Winter Hunting: Embrace Your Cryobiology
Dr. John Woods 01.20.21
Cryo what? Cryobiology is the ability of organisms to withstand freezing. It normally refers to animal life out in the wilds. It refers to their ability to maintain life despite extreme weather and temperature conditions. We humans have managed to figure out ways to do this as well, at least up to a reasonable extent. We simply have learned how to stay warm and comfortable.
Wait, don’t pack away those wool socks just yet. Though most big game seasons are past now there are still many hunting pursuits worthy of trekking outside. The clink in the armor this time of year is the lousy winter weather. If you are going to hunt now, you have to adapt a few things to maintain essential body warmth.
First, hunt what? The big ticket is varmint hunting. On the menu are coyotes. These hardy creatures are numerous throughout this country. They wreak havoc on a long list of other creatures including devastations on turkey populations, white-tailed deer fawns as well as other animal groups. Their numbers need to be curtailed by hunting.
There are also seasons left for upland game hunting, upland birds, and waterfowl in some cases. Hardy hunters looking for action can certainly still find it. Double check your states’ seasons to see what is still open for the end of January and into February. You might be pleasantly surprised just how much hunting is left to enjoy, if only you embrace your cryobiology.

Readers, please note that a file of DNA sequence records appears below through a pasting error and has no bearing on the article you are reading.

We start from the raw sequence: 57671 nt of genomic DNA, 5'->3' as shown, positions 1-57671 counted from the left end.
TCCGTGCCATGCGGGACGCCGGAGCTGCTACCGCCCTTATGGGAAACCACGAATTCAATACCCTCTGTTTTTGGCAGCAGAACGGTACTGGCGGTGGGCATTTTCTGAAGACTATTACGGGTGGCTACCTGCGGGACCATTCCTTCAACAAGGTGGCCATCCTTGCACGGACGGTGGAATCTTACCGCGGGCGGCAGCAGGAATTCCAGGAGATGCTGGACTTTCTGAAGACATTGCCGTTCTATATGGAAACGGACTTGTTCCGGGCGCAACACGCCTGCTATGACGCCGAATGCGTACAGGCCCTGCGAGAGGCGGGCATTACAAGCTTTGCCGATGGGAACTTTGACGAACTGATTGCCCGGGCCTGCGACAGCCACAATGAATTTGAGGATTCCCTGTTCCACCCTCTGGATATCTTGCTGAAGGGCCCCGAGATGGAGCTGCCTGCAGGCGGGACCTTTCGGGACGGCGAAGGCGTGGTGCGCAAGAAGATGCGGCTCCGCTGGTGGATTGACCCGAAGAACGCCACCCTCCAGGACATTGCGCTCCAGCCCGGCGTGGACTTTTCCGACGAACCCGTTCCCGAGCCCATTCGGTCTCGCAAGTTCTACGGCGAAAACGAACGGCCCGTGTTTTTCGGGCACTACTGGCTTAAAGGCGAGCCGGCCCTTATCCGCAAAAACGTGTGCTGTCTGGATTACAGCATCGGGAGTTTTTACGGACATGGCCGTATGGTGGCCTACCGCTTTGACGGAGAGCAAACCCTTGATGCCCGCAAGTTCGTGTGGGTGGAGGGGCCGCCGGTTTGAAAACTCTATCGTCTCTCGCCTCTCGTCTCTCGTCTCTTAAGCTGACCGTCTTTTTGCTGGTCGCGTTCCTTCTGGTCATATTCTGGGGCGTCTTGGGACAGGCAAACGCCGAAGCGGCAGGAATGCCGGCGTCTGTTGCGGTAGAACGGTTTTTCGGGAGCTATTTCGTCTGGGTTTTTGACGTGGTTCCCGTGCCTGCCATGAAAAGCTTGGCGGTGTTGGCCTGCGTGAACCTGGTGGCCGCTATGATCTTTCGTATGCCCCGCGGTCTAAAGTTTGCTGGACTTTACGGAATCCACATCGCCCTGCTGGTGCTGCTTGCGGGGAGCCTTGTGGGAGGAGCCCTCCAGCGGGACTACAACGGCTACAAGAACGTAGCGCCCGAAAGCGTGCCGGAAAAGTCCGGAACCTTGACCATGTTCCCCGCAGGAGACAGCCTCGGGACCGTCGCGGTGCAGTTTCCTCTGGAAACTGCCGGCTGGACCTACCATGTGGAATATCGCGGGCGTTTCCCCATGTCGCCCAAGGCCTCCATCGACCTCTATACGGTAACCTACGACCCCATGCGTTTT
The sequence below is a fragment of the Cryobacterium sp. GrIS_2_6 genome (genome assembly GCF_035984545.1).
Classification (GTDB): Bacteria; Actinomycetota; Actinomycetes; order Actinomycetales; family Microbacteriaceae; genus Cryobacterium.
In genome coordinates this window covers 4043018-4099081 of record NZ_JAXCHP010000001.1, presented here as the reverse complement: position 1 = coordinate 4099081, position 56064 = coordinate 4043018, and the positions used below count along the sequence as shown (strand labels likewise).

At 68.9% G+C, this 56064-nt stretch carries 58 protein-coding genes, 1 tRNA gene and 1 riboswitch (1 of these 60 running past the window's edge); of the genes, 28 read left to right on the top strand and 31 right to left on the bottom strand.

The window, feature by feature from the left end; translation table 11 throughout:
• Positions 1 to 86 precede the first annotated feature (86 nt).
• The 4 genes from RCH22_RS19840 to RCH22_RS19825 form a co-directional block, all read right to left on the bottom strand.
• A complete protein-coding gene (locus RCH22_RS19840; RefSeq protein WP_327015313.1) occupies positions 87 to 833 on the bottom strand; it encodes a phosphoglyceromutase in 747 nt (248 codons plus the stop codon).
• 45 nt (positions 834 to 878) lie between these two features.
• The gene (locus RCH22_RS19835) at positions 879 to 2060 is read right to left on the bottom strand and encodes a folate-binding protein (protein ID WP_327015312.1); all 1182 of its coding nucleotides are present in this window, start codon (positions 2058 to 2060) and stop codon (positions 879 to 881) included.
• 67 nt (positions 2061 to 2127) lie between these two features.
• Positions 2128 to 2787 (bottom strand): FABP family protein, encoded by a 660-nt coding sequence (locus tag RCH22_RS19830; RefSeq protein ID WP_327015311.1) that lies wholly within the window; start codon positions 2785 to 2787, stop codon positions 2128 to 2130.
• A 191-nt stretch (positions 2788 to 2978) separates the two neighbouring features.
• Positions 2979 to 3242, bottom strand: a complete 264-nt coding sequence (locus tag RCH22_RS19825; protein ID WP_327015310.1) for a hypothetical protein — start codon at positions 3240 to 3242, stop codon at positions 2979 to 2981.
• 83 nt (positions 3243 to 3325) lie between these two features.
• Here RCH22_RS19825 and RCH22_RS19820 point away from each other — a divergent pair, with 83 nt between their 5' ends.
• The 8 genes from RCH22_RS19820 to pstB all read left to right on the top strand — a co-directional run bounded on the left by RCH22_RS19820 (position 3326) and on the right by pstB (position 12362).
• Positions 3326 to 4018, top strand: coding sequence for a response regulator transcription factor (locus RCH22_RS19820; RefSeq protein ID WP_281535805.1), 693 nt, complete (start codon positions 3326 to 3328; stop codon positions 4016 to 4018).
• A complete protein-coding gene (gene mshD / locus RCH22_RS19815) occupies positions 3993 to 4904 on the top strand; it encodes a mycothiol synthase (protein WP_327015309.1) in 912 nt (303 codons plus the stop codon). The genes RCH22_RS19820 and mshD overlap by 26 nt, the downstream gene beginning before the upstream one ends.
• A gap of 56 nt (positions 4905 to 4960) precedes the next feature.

Once you decide on what is left to hunt, you have to prepare for the elements this time of year. It is going to be cold, windy, and likely mixed with all types of winter precipitation from freezing rain, black sleet, snow, and high winds. These are conditions for quickly losing body heat and core warmth. These bodily elements have to be protected and maintained in order to be comfortable hunting outside.
The modern human version of cryobiology is all about dressing the part. You know about layering, but the question is to layer what. There are some great synthetics on the market now designed into hunting clothing, so check those out. Forget anything cotton, except perhaps your briefs. Wool and wool blends make for good insulators and can be lightweight, perfect for layering.
Outer layers need an exterior fabric that will shed rain and snow quickly. A good hat is a must as are wool gloves perhaps with a nylon exterior to shed moisture. A facial covering is not a bad idea. The trick is to be able to move freely to operate your hunting gear and arms.
Buy boots for extreme conditions with maximum insulation and waterproofing. Light insulating socks should be covered with good wool socks, but not so tight that blood cannot circulate well. Try out different combinations that work well to keep you warm and protected.